#104 LOL excellent!


30 seconds of kool aid, followed by a 5 second Shiff beatdown


No Longer Looking:

Many thanks for posting the site!



Concord Pacific brought back their previously canceled Cosmo project and sold it out in a week

No doubt neither Concord nor the buyers are aware of the irony of the name. was one of the biggest failures of the dot-com bubble and was profiled in the book Dot.con:

"JOHN CASSIDY PROBABLY SET OUT to write the first really readable, definitive history of the Internet: from the wild levers of early punch-card machines to the glorious late '90s, when you could log onto, order a pint of ice cream or an old comic book, and get it delivered in minutes for free."

Lily pad

DD and rp: Actually the woman who sold the house bought in the late 80s after expo. That is 20+ years of home ownership and NO PROFIT. Back to renting…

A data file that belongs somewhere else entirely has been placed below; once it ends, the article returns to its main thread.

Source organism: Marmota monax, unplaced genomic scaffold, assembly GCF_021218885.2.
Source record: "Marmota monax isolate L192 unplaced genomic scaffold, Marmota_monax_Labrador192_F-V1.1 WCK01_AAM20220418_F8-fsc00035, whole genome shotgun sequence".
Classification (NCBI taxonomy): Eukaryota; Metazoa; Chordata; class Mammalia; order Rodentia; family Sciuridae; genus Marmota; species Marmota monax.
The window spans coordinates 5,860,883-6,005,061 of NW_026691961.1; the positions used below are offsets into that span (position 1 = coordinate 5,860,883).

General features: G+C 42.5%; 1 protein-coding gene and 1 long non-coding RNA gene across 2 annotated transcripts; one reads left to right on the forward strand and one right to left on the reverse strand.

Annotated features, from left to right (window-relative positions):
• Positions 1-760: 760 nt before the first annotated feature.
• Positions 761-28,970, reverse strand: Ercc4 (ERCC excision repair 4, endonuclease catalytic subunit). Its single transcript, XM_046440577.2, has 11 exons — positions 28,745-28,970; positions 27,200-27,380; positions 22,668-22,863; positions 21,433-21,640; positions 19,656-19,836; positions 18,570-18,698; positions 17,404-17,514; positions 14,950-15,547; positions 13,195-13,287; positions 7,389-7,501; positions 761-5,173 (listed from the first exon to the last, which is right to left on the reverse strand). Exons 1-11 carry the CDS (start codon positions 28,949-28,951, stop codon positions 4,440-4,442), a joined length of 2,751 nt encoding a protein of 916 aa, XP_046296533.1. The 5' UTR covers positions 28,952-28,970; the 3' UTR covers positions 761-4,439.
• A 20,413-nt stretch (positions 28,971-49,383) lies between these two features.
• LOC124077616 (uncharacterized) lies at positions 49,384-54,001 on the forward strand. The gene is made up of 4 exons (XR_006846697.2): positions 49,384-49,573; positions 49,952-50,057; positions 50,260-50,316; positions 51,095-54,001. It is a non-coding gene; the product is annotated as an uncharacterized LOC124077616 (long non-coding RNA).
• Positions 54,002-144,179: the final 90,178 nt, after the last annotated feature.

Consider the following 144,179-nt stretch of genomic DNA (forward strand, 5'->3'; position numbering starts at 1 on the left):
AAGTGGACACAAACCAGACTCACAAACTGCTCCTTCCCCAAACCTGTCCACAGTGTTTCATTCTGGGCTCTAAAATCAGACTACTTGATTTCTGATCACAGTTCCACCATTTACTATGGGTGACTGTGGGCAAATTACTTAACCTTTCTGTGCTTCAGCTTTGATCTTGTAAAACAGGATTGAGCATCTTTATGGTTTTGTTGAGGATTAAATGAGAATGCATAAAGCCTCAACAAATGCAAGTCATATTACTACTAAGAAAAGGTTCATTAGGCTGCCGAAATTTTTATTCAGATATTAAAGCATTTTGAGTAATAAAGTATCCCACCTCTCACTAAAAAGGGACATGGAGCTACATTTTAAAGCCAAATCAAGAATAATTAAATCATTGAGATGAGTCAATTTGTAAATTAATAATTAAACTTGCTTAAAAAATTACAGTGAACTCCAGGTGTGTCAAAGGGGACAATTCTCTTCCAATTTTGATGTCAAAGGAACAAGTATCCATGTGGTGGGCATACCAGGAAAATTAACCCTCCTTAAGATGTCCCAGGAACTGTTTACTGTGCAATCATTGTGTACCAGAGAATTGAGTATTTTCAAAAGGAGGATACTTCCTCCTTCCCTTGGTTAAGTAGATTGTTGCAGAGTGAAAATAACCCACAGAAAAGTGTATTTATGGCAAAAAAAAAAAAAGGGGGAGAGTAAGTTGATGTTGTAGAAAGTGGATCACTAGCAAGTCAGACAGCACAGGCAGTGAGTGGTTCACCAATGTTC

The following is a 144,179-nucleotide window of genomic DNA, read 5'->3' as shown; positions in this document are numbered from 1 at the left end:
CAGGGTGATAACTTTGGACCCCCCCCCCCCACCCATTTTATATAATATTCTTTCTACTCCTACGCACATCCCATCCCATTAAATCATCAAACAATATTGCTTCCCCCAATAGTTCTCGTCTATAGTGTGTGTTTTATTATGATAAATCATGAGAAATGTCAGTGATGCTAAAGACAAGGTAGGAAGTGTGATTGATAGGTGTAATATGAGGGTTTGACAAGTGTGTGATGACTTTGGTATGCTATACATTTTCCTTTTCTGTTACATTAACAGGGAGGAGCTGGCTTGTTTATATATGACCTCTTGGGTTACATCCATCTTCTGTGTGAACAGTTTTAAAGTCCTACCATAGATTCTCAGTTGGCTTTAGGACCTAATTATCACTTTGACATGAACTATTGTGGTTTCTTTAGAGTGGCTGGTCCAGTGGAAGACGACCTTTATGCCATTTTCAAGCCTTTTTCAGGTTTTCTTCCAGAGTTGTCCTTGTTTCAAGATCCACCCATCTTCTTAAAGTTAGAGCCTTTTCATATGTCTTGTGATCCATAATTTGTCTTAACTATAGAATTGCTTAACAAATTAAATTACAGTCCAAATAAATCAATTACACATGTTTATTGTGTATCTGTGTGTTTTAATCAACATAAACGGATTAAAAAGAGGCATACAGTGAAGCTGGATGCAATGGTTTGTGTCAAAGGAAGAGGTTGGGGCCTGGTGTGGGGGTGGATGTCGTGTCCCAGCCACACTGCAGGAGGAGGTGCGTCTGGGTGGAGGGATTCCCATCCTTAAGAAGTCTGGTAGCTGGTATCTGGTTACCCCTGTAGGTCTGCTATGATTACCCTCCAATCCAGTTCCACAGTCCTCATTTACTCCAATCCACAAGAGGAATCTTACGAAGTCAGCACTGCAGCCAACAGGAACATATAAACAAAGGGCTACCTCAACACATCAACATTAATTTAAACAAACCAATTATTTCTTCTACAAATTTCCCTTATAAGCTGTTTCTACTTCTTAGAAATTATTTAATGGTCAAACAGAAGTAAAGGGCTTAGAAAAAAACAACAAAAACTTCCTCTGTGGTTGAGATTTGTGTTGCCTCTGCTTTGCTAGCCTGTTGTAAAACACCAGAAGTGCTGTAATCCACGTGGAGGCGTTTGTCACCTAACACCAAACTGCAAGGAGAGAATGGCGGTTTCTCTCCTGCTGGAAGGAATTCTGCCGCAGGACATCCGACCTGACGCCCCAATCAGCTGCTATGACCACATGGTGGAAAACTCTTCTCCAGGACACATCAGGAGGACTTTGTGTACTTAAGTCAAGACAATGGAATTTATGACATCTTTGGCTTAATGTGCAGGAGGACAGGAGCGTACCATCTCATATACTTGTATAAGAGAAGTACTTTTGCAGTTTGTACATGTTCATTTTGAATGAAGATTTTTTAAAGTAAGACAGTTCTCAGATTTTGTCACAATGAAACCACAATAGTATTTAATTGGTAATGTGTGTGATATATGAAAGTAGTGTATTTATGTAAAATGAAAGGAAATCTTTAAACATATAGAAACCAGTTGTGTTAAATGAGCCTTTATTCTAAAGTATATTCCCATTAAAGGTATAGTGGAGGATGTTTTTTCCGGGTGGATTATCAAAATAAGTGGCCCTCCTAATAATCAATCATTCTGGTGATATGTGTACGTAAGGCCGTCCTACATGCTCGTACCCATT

And the Hong Kong family who bought the condo in 1997 — I have no idea about their finances. I can only tell you what the seller of the SFH relayed to me.

Sad but true.



Keep in mind that HST will be applied and/or increased on many fees associated with real estate transactions, even used homes.

However, as usual, FTB can be counted on to make the dumbest moves possible. Go where they A-I-N-'T . These are the economic Darwinian types that will bid up the selling price in excess of the HST increase , out of fear of the HST.

Watch the realtors and developers between now and July 2010 keeping CanWest alive with ads to " buy now and beat the HST " .


Alright, so I just came back to Vancouver from South America last week. I took a few runs around at open houses and it seems like the real estate agents are more desperate than before. They tell me that they have offers last week, then today, when I passed by the same houses, they've got the open house sign up. I just talked to my friend who works in a bank in Toronto in commercial financing and she said things are pretty bad out there in Toronto. I was driving around during rush hour last week and the traffic seemed to have lightened up a bit. Is it because there are less people going to work? Or is it because it's the summer break for schools? As much as I like to bash the bears, I think they have a… Read more »